- Shortening the trading hours would make it necessary to assess the needs of end investors
- Would affect the interactions between different markets during the length of the trading day
- Poses a potential threat to liquidity and would have a cross jurisdictional impact across markets and linked products
- Could compromise the competitiveness of the markets
The European stock exchanges, represented in the Federation of European Stock Exchanges (FESE), among them BME, have published a press release about trading hours. In November 2019, the Association of Financial Markets in Europe (AFME), and the Investment Association (IA) called for European equity trading venues to review market opening hours across Europe.
Prior to even considering any changes to trading hours for equities, which could be detrimental to European markets, a number of complex issues need to be thoroughly examined to fully understand the effects any changes would have which includes:
• the needs of end investors
• the interactions between different markets during the length of the trading day
• the potential threat to liquidity
• the cross jurisdictional impact across markets and linked products and
• the competitiveness of the markets
These points alone suggest that a shortening of the European trading day could be a move in the wrong direction and overall detrimental to European markets and end investors.
The Covid-19 crisis has shown that regulated markets are central in times of uncertainty (high volatility and high traded volumes). Transparent, fair and resilient markets offer management of risks and liquidity across global geographies with high integrity and are of the utmost importance. From a liquidity perspective, it is important to underline that there are currently no liquidity issues on European regulated markets, especially at the beginning and at the end of the trading day, that would motivate a change of trading hours. The amount of liquidity present on European markets in the early trading hours and during the latter part of the afternoon demonstrates that the length of the trading day currently reflects investors’ needs.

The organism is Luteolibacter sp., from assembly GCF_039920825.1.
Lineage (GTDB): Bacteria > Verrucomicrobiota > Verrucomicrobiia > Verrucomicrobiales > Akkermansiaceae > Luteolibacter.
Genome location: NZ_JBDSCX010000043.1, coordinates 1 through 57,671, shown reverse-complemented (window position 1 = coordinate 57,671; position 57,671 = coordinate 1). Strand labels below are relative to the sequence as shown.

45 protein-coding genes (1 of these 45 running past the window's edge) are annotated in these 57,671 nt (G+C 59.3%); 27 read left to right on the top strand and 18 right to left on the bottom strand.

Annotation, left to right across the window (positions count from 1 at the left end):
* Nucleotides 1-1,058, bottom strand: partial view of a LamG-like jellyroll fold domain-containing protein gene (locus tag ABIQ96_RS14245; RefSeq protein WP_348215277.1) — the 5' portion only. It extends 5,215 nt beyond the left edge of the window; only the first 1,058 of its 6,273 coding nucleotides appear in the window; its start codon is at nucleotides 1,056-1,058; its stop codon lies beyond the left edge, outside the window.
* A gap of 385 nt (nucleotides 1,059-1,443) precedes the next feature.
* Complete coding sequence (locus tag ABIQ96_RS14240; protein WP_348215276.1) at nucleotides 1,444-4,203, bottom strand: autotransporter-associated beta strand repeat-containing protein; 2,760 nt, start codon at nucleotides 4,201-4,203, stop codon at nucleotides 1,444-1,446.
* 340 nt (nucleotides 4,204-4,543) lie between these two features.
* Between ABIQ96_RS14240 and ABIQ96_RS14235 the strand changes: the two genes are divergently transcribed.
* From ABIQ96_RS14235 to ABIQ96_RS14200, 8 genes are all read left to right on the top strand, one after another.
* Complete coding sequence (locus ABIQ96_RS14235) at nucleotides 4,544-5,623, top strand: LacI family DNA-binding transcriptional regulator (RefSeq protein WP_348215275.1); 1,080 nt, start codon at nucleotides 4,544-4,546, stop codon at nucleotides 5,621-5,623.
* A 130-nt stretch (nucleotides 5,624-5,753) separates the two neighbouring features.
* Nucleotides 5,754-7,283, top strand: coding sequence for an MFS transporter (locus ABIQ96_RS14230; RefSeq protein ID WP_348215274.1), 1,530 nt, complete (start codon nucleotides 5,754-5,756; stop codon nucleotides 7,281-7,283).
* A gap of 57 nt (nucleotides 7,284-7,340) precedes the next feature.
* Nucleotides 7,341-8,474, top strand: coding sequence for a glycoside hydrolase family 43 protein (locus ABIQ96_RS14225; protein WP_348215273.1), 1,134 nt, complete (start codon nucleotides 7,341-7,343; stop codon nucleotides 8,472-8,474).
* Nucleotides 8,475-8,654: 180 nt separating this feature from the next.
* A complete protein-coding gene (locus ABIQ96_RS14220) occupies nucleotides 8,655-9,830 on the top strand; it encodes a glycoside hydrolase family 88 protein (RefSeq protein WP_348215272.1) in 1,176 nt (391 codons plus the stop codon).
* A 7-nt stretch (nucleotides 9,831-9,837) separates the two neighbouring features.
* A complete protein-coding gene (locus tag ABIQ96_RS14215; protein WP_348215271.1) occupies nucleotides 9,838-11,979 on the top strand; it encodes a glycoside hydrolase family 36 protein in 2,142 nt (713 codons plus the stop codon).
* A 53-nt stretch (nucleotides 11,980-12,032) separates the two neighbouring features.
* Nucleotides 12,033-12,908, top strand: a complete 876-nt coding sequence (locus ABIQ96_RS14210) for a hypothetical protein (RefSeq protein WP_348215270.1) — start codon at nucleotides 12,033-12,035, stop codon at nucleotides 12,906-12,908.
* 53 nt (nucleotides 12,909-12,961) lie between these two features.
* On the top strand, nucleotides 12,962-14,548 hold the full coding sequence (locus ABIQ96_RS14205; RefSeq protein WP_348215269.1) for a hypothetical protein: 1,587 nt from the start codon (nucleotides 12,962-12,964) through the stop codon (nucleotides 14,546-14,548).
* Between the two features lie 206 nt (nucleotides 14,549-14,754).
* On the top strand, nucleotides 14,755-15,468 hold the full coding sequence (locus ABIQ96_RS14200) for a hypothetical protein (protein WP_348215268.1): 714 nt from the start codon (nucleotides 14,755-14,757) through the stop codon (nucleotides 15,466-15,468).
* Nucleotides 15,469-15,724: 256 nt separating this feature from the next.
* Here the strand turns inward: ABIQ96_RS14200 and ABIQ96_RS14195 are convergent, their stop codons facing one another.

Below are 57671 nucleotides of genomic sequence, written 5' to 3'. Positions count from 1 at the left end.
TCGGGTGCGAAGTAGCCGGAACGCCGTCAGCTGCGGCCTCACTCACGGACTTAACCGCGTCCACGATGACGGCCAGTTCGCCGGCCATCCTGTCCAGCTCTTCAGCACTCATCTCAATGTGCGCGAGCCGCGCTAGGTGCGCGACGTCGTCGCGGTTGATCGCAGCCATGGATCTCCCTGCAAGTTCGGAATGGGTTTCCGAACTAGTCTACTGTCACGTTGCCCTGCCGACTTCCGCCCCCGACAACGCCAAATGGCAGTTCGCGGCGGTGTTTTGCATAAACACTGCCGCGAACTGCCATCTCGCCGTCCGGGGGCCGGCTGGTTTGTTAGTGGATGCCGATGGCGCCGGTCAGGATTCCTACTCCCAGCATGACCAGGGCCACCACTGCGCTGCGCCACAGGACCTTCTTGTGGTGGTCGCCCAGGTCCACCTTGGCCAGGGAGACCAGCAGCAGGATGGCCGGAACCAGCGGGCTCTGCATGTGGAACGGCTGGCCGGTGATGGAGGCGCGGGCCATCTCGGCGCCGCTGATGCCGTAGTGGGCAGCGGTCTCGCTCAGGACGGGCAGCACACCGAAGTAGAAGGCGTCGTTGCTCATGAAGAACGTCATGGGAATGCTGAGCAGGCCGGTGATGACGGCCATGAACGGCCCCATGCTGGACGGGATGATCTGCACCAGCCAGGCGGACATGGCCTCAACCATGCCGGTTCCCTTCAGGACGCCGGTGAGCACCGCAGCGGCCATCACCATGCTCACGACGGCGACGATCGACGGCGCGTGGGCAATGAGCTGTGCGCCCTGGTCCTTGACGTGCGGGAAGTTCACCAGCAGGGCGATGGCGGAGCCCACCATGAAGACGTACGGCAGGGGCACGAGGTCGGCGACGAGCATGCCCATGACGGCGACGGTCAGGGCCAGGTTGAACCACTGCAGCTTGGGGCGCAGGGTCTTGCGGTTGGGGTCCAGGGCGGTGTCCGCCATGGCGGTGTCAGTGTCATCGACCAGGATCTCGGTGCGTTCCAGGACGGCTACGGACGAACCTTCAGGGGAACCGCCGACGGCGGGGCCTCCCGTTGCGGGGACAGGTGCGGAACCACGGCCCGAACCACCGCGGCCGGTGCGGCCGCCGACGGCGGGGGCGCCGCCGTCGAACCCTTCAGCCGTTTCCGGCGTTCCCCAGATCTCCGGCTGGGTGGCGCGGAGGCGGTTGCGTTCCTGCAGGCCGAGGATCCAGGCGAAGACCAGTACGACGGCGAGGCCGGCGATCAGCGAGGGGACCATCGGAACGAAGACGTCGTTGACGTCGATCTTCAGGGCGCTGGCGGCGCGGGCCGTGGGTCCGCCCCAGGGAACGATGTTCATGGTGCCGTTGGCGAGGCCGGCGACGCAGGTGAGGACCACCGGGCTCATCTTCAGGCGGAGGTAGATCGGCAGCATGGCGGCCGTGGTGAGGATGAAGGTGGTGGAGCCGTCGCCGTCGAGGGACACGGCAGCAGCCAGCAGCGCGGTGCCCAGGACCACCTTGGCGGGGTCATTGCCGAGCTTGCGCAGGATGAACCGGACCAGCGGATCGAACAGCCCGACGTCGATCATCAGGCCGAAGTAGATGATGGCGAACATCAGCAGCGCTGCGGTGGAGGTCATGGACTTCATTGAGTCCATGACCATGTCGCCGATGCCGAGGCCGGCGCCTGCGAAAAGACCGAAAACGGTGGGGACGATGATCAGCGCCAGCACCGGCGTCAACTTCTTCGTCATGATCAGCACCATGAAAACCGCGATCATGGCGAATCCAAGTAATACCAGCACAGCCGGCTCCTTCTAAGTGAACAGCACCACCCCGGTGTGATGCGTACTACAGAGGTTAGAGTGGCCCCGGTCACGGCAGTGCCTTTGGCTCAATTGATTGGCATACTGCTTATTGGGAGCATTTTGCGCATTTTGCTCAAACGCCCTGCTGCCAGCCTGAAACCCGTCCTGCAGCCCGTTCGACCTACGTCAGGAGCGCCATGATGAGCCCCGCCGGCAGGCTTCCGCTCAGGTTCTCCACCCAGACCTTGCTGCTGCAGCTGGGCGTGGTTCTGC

Shortening the trading hours of transparent lit exchange markets would further facilitate an unlevel playing field since Systematic Internalisers (SIs) or OTC markets, which already transact a large part of their business outside of exchanges’ main trading hours, would not be subject to such a change.
An important issue raised is that of employee well-being. Given that SIs and OTC markets already operate outside current exchange opening hours and that their trading desks are therefore staffed to accommodate these markets and other asset classes, a shortening of the European trading day would have no impact on employee well-being. Other measures at an enterprise level would be necessary to facilitate improved work-life balance (e.g. working in shifts, flexible working hours).
The negative impact on the interplay of markets and the economy in Europe has been left aside in this debate. Consideration must be given to the enormous size of the markets and economies affected, not forgetting the symbiotic relationship between trading hours and the real economy. Given the challenge of recapitalising our economies due to the Covid-19 crisis, efficient, competitive, and well-functioning European markets are of paramount importance to ensure our economies recover from the current crisis. As such, it is crucial that they remain available for market participants according to their needs.
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